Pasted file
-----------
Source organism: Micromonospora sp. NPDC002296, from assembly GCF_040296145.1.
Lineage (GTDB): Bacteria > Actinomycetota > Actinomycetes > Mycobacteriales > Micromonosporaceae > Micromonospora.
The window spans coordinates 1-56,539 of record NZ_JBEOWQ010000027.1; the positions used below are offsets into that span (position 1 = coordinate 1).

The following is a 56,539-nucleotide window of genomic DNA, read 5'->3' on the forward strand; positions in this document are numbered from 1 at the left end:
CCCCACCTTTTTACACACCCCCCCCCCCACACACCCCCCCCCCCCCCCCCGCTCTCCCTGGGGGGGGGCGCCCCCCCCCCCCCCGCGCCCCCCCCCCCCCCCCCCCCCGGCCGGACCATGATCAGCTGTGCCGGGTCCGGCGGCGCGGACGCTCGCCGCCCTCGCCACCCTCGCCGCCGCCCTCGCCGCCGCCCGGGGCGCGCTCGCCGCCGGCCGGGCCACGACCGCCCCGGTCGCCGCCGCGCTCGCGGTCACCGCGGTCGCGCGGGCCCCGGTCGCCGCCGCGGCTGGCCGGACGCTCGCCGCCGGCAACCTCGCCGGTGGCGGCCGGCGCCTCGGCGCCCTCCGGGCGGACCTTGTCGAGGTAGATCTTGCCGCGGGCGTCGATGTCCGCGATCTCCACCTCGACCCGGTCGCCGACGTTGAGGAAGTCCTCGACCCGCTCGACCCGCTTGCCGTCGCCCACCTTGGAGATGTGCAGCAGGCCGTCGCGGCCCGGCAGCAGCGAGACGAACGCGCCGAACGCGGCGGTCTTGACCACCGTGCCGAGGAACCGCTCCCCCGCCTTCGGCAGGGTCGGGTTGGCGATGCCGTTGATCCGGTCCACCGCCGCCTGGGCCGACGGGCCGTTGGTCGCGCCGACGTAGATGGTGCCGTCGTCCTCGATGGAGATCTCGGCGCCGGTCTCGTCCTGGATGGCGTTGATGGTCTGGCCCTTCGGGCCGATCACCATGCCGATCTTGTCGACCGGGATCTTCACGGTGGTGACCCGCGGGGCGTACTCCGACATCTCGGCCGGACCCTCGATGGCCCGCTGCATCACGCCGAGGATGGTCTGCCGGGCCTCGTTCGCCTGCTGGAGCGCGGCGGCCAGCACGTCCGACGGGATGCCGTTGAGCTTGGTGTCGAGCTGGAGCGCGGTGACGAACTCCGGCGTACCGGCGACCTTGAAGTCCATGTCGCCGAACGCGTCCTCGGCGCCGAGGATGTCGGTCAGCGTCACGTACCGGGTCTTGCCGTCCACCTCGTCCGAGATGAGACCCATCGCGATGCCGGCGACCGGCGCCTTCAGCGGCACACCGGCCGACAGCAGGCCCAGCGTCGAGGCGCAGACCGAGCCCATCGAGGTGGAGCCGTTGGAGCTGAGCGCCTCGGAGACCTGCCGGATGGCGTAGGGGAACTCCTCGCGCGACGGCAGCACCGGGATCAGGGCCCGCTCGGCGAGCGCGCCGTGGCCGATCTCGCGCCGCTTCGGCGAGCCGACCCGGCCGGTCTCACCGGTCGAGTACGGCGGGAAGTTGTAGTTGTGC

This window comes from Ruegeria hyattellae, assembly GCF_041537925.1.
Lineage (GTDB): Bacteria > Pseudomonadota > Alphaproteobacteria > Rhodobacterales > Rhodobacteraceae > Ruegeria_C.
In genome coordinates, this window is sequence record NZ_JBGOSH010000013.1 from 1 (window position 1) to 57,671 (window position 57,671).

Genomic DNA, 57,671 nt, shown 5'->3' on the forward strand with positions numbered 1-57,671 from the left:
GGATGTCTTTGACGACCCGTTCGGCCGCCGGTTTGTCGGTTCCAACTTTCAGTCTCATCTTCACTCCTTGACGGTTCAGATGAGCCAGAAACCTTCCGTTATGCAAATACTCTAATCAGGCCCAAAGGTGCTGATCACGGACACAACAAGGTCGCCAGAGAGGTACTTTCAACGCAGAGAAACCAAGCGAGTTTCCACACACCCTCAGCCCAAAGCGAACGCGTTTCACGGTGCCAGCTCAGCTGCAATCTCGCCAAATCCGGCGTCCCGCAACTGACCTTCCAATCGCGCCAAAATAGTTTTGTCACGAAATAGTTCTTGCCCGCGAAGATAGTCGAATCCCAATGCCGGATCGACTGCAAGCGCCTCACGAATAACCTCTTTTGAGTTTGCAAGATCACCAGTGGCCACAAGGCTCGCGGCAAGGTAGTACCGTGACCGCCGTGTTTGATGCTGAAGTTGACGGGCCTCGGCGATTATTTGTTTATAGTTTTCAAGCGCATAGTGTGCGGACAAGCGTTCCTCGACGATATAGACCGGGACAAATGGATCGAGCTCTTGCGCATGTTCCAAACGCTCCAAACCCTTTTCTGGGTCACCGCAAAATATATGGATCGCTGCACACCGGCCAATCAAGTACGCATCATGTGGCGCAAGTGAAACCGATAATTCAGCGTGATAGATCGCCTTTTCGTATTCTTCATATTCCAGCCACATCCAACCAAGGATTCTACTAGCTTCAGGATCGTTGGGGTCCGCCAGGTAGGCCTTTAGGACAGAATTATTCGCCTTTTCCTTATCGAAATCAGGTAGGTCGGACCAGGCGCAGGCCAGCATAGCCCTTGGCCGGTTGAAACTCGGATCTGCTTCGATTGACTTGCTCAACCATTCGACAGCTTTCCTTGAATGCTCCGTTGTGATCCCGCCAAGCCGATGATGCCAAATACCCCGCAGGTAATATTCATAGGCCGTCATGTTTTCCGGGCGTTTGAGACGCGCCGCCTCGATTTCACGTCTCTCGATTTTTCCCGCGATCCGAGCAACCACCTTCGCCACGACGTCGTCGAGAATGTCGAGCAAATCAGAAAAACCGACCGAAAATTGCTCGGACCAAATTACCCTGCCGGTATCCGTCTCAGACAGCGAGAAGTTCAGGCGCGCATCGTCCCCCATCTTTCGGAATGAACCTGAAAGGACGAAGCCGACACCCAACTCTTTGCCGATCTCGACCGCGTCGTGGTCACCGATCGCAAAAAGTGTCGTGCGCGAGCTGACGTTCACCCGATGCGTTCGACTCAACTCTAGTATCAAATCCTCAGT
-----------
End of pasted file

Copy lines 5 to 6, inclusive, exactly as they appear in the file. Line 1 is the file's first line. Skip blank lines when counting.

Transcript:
CCCCACCTTTTTACACACCCCCCCCCCCACACACCCCCCCCCCCCCCCCCGCTCTCCCTGGGGGGGGGCGCCCCCCCCCCCCCCGCGCCCCCCCCCCCCCCCCCCCCCGGCCGGACCATGATCAGCTGTGCCGGGTCCGGCGGCGCGGACGCTCGCCGCCCTCGCCACCCTCGCCGCCGCCCTCGCCGCCGCCCGGGGCGCGCTCGCCGCCGGCCGGGCCACGACCGCCCCGGTCGCCGCCGCGCTCGCGGTCACCGCGGTCGCGCGGGCCCCGGTCGCCGCCGCGGCTGGCCGGACGCTCGCCGCCGGCAACCTCGCCGGTGGCGGCCGGCGCCTCGGCGCCCTCCGGGCGGACCTTGTCGAGGTAGATCTTGCCGCGGGCGTCGATGTCCGCGATCTCCACCTCGACCCGGTCGCCGACGTTGAGGAAGTCCTCGACCCGCTCGACCCGCTTGCCGTCGCCCACCTTGGAGATGTGCAGCAGGCCGTCGCGGCCCGGCAGCAGCGAGACGAACGCGCCGAACGCGGCGGTCTTGACCACCGTGCCGAGGAACCGCTCCCCCGCCTTCGGCAGGGTCGGGTTGGCGATGCCGTTGATCCGGTCCACCGCCGCCTGGGCCGACGGGCCGTTGGTCGCGCCGACGTAGATGGTGCCGTCGTCCTCGATGGAGATCTCGGCGCCGGTCTCGTCCTGGATGGCGTTGATGGTCTGGCCCTTCGGGCCGATCACCATGCCGATCTTGTCGACCGGGATCTTCACGGTGGTGACCCGCGGGGCGTACTCCGACATCTCGGCCGGACCCTCGATGGCCCGCTGCATCACGCCGAGGATGGTCTGCCGGGCCTCGTTCGCCTGCTGGAGCGCGGCGGCCAGCACGTCCGACGGGATGCCGTTGAGCTTGGTGTCGAGCTGGAGCGCGGTGACGAACTCCGGCGTACCGGCGACCTTGAAGTCCATGTCGCCGAACGCGTCCTCGGCGCCGAGGATGTCGGTCAGCGTCACGTACCGGGTCTTGCCGTCCACCTCGTCCGAGATGAGACCCATCGCGATGCCGGCGACCGGCGCCTTCAGCGGCACACCGGCCGACAGCAGGCCCAGCGTCGAGGCGCAGACCGAGCCCATCGAGGTGGAGCCGTTGGAGCTGAGCGCCTCGGAGACCTGCCGGATGGCGTAGGGGAACTCCTCGCGCGACGGCAGCACCGGGATCAGGGCCCGCTCGGCGAGCGCGCCGTGGCCGATCTCGCGCCGCTTCGGCGAGCCGACCCGGCCGGTCTCACCGGTCGAGTACGGCGGGAAGTTGTAGTTGTGC

This window comes from Ruegeria hyattellae, assembly GCF_041537925.1.